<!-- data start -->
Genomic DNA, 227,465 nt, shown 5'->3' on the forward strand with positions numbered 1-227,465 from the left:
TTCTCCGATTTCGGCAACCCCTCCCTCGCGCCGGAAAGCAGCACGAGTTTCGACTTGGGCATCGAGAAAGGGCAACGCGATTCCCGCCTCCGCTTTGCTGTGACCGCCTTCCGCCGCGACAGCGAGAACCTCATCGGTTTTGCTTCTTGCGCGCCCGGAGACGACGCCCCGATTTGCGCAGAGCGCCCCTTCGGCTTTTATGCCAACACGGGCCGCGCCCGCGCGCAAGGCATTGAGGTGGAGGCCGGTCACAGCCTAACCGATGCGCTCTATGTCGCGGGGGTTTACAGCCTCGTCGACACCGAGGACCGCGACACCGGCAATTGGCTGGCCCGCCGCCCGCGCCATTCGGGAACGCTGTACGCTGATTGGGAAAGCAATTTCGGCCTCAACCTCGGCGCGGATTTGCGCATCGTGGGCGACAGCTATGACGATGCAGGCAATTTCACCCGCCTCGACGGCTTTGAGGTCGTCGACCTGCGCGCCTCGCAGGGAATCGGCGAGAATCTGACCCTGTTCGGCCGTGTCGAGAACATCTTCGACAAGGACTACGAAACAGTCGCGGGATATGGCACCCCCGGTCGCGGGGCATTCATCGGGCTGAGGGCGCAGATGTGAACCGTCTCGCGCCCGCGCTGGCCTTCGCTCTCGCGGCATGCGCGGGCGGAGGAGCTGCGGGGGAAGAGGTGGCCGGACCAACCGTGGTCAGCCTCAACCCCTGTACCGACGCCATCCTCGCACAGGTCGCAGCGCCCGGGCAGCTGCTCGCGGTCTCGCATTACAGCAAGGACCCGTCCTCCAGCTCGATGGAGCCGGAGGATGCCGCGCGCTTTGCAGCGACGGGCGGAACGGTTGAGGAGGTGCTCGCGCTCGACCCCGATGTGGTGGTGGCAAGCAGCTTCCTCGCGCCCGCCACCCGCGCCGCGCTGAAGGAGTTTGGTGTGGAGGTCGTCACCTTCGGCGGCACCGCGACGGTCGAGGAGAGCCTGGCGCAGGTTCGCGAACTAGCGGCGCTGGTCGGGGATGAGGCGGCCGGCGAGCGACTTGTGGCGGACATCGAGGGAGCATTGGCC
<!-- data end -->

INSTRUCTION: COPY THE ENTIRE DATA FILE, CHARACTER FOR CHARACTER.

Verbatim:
Genomic DNA, 227,465 nt, shown 5'->3' on the forward strand with positions numbered 1-227,465 from the left:
TTCTCCGATTTCGGCAACCCCTCCCTCGCGCCGGAAAGCAGCACGAGTTTCGACTTGGGCATCGAGAAAGGGCAACGCGATTCCCGCCTCCGCTTTGCTGTGACCGCCTTCCGCCGCGACAGCGAGAACCTCATCGGTTTTGCTTCTTGCGCGCCCGGAGACGACGCCCCGATTTGCGCAGAGCGCCCCTTCGGCTTTTATGCCAACACGGGCCGCGCCCGCGCGCAAGGCATTGAGGTGGAGGCCGGTCACAGCCTAACCGATGCGCTCTATGTCGCGGGGGTTTACAGCCTCGTCGACACCGAGGACCGCGACACCGGCAATTGGCTGGCCCGCCGCCCGCGCCATTCGGGAACGCTGTACGCTGATTGGGAAAGCAATTTCGGCCTCAACCTCGGCGCGGATTTGCGCATCGTGGGCGACAGCTATGACGATGCAGGCAATTTCACCCGCCTCGACGGCTTTGAGGTCGTCGACCTGCGCGCCTCGCAGGGAATCGGCGAGAATCTGACCCTGTTCGGCCGTGTCGAGAACATCTTCGACAAGGACTACGAAACAGTCGCGGGATATGGCACCCCCGGTCGCGGGGCATTCATCGGGCTGAGGGCGCAGATGTGAACCGTCTCGCGCCCGCGCTGGCCTTCGCTCTCGCGGCATGCGCGGGCGGAGGAGCTGCGGGGGAAGAGGTGGCCGGACCAACCGTGGTCAGCCTCAACCCCTGTACCGACGCCATCCTCGCACAGGTCGCAGCGCCCGGGCAGCTGCTCGCGGTCTCGCATTACAGCAAGGACCCGTCCTCCAGCTCGATGGAGCCGGAGGATGCCGCGCGCTTTGCAGCGACGGGCGGAACGGTTGAGGAGGTGCTCGCGCTCGACCCCGATGTGGTGGTGGCAAGCAGCTTCCTCGCGCCCGCCACCCGCGCCGCGCTGAAGGAGTTTGGTGTGGAGGTCGTCACCTTCGGCGGCACCGCGACGGTCGAGGAGAGCCTGGCGCAGGTTCGCGAACTAGCGGCGCTGGTCGGGGATGAGGCGGCCGGCGAGCGACTTGTGGCGGACATCGAGGGAGCATTGGCC